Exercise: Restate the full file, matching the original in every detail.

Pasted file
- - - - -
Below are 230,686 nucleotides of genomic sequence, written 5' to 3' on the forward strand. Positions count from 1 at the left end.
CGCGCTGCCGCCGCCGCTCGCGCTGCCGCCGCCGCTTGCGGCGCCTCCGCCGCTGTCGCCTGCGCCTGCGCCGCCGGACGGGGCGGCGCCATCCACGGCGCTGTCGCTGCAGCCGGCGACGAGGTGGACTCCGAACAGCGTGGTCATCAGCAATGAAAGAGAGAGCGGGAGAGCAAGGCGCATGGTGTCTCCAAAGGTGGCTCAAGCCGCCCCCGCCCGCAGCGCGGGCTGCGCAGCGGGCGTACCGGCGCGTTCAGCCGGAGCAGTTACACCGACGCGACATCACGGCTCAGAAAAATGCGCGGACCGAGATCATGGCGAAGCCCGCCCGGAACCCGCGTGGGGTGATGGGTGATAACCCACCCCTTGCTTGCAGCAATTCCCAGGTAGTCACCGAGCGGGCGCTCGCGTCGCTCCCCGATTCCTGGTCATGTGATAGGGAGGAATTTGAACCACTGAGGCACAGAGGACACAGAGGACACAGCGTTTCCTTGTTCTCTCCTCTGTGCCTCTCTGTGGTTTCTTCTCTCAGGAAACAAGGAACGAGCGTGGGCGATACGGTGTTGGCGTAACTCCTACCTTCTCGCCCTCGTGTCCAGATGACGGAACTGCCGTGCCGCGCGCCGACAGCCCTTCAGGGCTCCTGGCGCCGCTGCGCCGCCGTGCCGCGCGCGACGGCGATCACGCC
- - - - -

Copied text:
Below are 230,686 nucleotides of genomic sequence, written 5' to 3' on the forward strand. Positions count from 1 at the left end.
CGCGCTGCCGCCGCCGCTCGCGCTGCCGCCGCCGCTTGCGGCGCCTCCGCCGCTGTCGCCTGCGCCTGCGCCGCCGGACGGGGCGGCGCCATCCACGGCGCTGTCGCTGCAGCCGGCGACGAGGTGGACTCCGAACAGCGTGGTCATCAGCAATGAAAGAGAGAGCGGGAGAGCAAGGCGCATGGTGTCTCCAAAGGTGGCTCAAGCCGCCCCCGCCCGCAGCGCGGGCTGCGCAGCGGGCGTACCGGCGCGTTCAGCCGGAGCAGTTACACCGACGCGACATCACGGCTCAGAAAAATGCGCGGACCGAGATCATGGCGAAGCCCGCCCGGAACCCGCGTGGGGTGATGGGTGATAACCCACCCCTTGCTTGCAGCAATTCCCAGGTAGTCACCGAGCGGGCGCTCGCGTCGCTCCCCGATTCCTGGTCATGTGATAGGGAGGAATTTGAACCACTGAGGCACAGAGGACACAGAGGACACAGCGTTTCCTTGTTCTCTCCTCTGTGCCTCTCTGTGGTTTCTTCTCTCAGGAAACAAGGAACGAGCGTGGGCGATACGGTGTTGGCGTAACTCCTACCTTCTCGCCCTCGTGTCCAGATGACGGAACTGCCGTGCCGCGCGCCGACAGCCCTTCAGGGCTCCTGGCGCCGCTGCGCCGCCGTGCCGCGCGCGACGGCGATCACGCC